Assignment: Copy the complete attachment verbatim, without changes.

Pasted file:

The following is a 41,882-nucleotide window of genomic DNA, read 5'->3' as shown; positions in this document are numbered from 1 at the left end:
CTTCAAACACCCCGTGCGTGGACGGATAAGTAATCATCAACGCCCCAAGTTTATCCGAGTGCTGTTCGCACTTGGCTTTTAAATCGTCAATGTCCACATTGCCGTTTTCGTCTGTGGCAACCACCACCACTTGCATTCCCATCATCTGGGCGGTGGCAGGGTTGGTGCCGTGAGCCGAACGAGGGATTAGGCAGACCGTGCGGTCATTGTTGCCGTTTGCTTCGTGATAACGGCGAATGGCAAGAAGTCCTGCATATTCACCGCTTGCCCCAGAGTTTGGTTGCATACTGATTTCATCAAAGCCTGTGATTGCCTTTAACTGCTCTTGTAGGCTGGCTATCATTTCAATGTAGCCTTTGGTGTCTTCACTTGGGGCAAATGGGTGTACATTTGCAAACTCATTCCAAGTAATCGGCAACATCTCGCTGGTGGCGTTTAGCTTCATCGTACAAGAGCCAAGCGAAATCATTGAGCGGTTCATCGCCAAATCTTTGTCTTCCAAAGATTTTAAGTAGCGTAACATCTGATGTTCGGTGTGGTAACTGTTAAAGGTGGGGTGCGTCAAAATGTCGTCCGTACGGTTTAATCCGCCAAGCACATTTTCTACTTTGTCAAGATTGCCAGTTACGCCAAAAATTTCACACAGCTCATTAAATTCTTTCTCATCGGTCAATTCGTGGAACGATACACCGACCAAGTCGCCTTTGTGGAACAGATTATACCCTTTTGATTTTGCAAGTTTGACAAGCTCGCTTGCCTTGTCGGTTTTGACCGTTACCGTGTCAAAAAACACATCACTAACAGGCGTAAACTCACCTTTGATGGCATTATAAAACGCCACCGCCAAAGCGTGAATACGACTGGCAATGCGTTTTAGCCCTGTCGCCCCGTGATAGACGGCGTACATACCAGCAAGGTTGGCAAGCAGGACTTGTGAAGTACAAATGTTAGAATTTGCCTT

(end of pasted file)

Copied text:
The following is a 41,882-nucleotide window of genomic DNA, read 5'->3' as shown; positions in this document are numbered from 1 at the left end:
CTTCAAACACCCCGTGCGTGGACGGATAAGTAATCATCAACGCCCCAAGTTTATCCGAGTGCTGTTCGCACTTGGCTTTTAAATCGTCAATGTCCACATTGCCGTTTTCGTCTGTGGCAACCACCACCACTTGCATTCCCATCATCTGGGCGGTGGCAGGGTTGGTGCCGTGAGCCGAACGAGGGATTAGGCAGACCGTGCGGTCATTGTTGCCGTTTGCTTCGTGATAACGGCGAATGGCAAGAAGTCCTGCATATTCACCGCTTGCCCCAGAGTTTGGTTGCATACTGATTTCATCAAAGCCTGTGATTGCCTTTAACTGCTCTTGTAGGCTGGCTATCATTTCAATGTAGCCTTTGGTGTCTTCACTTGGGGCAAATGGGTGTACATTTGCAAACTCATTCCAAGTAATCGGCAACATCTCGCTGGTGGCGTTTAGCTTCATCGTACAAGAGCCAAGCGAAATCATTGAGCGGTTCATCGCCAAATCTTTGTCTTCCAAAGATTTTAAGTAGCGTAACATCTGATGTTCGGTGTGGTAACTGTTAAAGGTGGGGTGCGTCAAAATGTCGTCCGTACGGTTTAATCCGCCAAGCACATTTTCTACTTTGTCAAGATTGCCAGTTACGCCAAAAATTTCACACAGCTCATTAAATTCTTTCTCATCGGTCAATTCGTGGAACGATACACCGACCAAGTCGCCTTTGTGGAACAGATTATACCCTTTTGATTTTGCAAGTTTGACAAGCTCGCTTGCCTTGTCGGTTTTGACCGTTACCGTGTCAAAAAACACATCACTAACAGGCGTAAACTCACCTTTGATGGCATTATAAAACGCCACCGCCAAAGCGTGAATACGACTGGCAATGCGTTTTAGCCCTGTCGCCCCGTGATAGACGGCGTACATACCAGCAAGGTTGGCAAGCAGGACTTGTGAAGTACAAATGTTAGAATTTGCCTT